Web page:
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Thursday, October 14, 2010

Lee's Life of Virtue. (Lee, A Life of Virtue by John Perry)

My knowledge of the battles of the Civil War came mostly from Gone With The Wind and movies like Shenandoah before I read this book, I'm sorry to say. I certainly didn't know much about Robert E. Lee! Lee by John Perry is an excellent summary of the great man's life.

Well-written and engaging, it is enjoyable but sad reading. Lee's reputation apparently suffered a lot during his lifetime and afterwards. He was accused of being a traitor to his own country and fighting in defence of slavery. Neither of these myths is true and Perry certainly manages to restore the heroic general's reputation.

Robert E. Lee came from a distinguished Virginian family that arrived 200 years before America was established. He had a hard childhood because his father, also a war hero, left when he was only young and his mother was ill. The young boy used to have to carry her to and from his carriage.

Lee was an excellent student at Westpoint and soon got promoted. However, as he was an engineer his work often involved hard labour such as fixing up forts. He distinguished himself in the war against Mexico. When the Civil War finally came, Lee joined the Virginian side because he didn't want to fight against men from his own state. (Unfortunately, half of the State joined the Union side to his great sorrow). He also believed that the abolition of slavery should be gradual.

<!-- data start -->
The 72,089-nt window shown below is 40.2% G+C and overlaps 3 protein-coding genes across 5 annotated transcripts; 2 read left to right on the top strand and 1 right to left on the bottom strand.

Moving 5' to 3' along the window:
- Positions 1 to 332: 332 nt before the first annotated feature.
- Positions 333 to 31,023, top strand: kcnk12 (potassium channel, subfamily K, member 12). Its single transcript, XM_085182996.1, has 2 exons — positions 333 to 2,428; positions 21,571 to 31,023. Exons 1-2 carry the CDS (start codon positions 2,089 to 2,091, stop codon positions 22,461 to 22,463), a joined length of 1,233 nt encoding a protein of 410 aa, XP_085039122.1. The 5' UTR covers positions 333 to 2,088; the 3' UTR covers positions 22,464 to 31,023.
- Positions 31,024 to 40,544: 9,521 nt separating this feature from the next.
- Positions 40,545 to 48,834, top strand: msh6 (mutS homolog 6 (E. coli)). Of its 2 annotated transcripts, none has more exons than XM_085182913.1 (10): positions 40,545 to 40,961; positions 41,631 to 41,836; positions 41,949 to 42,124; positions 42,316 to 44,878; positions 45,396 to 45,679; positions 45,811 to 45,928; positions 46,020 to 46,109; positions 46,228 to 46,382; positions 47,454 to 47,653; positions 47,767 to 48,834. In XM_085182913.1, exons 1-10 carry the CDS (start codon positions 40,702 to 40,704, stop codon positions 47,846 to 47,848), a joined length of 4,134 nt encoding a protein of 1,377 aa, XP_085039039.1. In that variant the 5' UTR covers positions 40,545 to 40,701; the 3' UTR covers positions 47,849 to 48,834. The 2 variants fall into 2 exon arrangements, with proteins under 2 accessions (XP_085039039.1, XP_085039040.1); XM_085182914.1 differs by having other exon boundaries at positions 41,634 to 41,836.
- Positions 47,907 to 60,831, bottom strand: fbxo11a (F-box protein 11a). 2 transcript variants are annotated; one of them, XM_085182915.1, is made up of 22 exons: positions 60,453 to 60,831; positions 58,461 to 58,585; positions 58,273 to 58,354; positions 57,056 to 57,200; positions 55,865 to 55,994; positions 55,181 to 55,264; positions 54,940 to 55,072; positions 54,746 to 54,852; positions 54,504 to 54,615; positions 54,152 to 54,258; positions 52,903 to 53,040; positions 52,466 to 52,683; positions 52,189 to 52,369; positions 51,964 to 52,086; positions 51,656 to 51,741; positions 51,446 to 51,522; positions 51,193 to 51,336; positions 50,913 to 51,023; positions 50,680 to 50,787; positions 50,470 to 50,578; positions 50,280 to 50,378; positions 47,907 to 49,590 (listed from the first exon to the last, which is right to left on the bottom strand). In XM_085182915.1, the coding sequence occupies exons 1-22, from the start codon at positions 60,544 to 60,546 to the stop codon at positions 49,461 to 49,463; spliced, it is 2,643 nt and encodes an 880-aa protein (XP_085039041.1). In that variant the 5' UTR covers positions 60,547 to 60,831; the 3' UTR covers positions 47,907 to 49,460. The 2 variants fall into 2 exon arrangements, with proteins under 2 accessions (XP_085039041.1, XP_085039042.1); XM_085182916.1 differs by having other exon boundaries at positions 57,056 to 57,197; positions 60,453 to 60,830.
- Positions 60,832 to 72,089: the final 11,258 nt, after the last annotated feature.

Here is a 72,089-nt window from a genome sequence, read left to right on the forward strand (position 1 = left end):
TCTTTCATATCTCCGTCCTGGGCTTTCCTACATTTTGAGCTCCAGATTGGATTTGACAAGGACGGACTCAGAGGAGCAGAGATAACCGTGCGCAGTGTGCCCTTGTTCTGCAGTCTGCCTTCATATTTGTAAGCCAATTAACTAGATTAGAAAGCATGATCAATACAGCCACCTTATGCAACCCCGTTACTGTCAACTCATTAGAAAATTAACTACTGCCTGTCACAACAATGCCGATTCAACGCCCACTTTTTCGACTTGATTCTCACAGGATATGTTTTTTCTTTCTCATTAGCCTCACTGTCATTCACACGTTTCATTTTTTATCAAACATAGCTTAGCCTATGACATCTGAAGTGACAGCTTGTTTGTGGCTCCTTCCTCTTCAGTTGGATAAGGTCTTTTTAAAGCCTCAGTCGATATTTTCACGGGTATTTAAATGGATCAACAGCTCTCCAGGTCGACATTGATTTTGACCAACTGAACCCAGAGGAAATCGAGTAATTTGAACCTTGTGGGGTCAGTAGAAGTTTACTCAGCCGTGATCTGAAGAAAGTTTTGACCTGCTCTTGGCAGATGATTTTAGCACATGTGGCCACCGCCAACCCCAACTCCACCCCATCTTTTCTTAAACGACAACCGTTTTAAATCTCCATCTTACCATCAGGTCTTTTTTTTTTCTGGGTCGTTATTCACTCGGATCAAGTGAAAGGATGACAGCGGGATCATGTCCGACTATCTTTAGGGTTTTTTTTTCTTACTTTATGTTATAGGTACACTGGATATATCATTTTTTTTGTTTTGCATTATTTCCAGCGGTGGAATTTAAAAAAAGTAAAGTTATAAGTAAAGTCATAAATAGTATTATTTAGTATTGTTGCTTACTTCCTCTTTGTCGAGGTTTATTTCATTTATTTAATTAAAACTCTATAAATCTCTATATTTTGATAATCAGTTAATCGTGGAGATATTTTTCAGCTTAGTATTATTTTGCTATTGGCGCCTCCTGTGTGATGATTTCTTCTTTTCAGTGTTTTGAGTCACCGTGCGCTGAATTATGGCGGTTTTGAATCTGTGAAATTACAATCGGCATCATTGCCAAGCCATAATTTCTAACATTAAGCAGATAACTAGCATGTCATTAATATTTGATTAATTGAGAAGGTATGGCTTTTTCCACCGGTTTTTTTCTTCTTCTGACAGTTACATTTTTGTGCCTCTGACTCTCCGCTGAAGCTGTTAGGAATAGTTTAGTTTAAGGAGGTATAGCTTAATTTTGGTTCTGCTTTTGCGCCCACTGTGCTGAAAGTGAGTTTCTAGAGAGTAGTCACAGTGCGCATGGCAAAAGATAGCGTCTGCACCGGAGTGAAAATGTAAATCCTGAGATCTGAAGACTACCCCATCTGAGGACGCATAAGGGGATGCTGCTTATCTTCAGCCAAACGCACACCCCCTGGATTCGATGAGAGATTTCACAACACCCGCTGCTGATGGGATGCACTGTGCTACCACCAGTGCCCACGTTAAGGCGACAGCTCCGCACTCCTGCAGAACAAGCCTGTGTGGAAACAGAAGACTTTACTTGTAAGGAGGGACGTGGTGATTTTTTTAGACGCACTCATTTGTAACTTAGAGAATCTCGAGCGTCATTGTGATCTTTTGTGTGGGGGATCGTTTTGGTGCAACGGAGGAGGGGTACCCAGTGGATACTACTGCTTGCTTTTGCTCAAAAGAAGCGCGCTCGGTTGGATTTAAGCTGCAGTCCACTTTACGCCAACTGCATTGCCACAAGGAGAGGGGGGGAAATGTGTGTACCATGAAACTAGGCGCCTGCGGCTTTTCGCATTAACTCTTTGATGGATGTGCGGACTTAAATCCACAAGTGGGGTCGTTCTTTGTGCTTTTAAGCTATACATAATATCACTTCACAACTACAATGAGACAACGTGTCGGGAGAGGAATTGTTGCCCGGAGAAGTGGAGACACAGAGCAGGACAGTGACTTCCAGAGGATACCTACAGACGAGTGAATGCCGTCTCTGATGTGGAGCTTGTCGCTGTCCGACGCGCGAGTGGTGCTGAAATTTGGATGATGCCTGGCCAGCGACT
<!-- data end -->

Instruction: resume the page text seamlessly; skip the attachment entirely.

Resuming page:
The great general almost did the impossible in the Civil War even though the Confederacy was out-numbered and out-gunned by the Union side. They had more modern weapons and more money as well as more people. Unfortunately, Lee made the mistake of deferring to his commanders instead of trusting his own judgement. If he had trusted his own plans, the South may have won.

Perry's analysis of Lee's character is excellent and moving. He uses extracts from Lee's letters and diaries to good effect in the book. He also writes just as much about Lee's personal life - his marriage to a great-granddaughter of Washington - as he does about his heroism. Perry emphasizes the important role of faith in Lee's life and how this helped him in his many dark moments.

The only problem with Lee, A Life of Virtue is that it seems a little bit too admiring. However, there is certainly much to admire in the life of this great general of the Confederacy.

I received this book free from the publisher through the BookSneeze.com book review bloggers program. I was not required to write a positive review. The opinions I have expressed are my own. I am disclosing this in accordance with the Federal Trade Commission’s 16 CFR, Part 255 : “Guides Concerning the Use of Endorsements and Testimonials in Advertising.”

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